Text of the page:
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quote:
Original post by Wavinator
At the risk of making another End Goblin Genocide type thread, I have to ask: Even with storytelling, how do you convey your ideas and stay true to your form if everything is wrapped in murder-based gameplay?


Those are the challenges: either to stay true to your form even though your gameplay is murder-wrapped (the less impressive), or to stay true to your form by creating gameplay based on something other than murder, and yet entertain your fans.

I like the notion of pursuit. I once thought it would be cool to have a game where the protagonist (ie, you ) is constantly being pursued by [insert tired, overused organizational description here] for [insert even more tired and overused conspiratorial plotline here, which protagonist actually had no part in] with intent to kill. The twist would be that, unlike the "norm" where your peaceful scientist looks for the biggest gun and makes Papa Heinz proud (*cough* Freeman *cough*), your character is abhorrent of violence and weapons. In other words, he wont use a gun (at least not to shoot), even if you pick one up. You need to use your wits and the environment - doors, elevators, alarms, crowds, etc - to escape and stay alive long enough to find out out [insert tired, overused plot climax/ending here].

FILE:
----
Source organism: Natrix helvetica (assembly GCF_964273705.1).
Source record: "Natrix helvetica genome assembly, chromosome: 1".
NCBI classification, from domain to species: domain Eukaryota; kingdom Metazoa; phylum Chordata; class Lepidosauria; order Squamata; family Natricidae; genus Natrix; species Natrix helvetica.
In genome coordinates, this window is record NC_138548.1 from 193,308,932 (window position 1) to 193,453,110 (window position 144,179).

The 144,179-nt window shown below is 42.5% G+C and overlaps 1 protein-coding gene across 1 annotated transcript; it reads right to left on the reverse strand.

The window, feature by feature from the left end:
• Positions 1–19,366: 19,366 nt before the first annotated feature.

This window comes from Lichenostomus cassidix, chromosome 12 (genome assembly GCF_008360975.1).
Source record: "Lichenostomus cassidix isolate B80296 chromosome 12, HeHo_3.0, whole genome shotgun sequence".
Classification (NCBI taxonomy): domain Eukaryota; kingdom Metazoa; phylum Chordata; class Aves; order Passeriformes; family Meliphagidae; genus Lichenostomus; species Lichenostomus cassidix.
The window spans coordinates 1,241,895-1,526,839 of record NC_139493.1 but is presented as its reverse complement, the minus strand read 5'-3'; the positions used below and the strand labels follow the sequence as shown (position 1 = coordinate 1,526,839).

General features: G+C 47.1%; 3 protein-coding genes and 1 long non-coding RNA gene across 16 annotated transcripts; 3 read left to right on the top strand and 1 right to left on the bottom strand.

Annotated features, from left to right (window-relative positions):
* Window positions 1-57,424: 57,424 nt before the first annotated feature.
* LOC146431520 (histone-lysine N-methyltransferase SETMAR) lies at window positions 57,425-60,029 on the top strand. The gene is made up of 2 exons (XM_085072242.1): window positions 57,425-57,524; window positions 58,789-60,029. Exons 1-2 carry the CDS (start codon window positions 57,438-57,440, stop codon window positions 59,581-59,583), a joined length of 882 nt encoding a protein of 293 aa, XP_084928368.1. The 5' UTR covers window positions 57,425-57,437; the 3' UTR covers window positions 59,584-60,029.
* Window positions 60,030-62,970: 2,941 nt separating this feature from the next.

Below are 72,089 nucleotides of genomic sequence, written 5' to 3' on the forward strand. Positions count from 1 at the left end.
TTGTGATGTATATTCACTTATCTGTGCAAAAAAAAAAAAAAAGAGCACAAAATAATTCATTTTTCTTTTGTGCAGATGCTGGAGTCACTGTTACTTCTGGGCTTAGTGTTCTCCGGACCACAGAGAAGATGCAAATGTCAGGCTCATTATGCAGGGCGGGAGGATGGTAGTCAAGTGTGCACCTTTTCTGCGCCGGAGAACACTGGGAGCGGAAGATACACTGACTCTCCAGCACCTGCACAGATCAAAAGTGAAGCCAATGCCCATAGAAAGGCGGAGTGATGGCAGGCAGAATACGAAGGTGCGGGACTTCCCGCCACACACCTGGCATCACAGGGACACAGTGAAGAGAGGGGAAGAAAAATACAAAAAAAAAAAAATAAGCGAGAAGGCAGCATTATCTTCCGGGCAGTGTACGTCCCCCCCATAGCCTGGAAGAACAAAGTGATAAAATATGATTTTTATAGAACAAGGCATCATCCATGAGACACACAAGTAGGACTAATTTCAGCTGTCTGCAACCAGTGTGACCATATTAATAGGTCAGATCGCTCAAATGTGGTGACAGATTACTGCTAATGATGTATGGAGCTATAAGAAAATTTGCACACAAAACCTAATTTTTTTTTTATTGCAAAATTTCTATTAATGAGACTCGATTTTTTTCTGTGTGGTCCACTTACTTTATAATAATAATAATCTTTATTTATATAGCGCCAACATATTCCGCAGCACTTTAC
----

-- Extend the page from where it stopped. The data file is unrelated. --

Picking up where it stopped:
I think creative thinking will reveal that there are options other than resorting to murder - and very viable ones at that.